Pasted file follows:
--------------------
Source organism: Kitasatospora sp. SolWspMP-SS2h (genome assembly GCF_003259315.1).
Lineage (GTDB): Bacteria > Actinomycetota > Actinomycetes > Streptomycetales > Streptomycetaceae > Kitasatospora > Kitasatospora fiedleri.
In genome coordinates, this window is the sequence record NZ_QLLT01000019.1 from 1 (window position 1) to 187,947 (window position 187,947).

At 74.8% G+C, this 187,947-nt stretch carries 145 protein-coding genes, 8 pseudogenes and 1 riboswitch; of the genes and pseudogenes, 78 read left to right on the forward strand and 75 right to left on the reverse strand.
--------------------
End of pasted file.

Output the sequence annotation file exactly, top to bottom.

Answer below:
Source organism: Kitasatospora sp. SolWspMP-SS2h (genome assembly GCF_003259315.1).
Lineage (GTDB): Bacteria > Actinomycetota > Actinomycetes > Streptomycetales > Streptomycetaceae > Kitasatospora > Kitasatospora fiedleri.
In genome coordinates, this window is the sequence record NZ_QLLT01000019.1 from 1 (window position 1) to 187,947 (window position 187,947).

At 74.8% G+C, this 187,947-nt stretch carries 145 protein-coding genes, 8 pseudogenes and 1 riboswitch; of the genes and pseudogenes, 78 read left to right on the forward strand and 75 right to left on the reverse strand.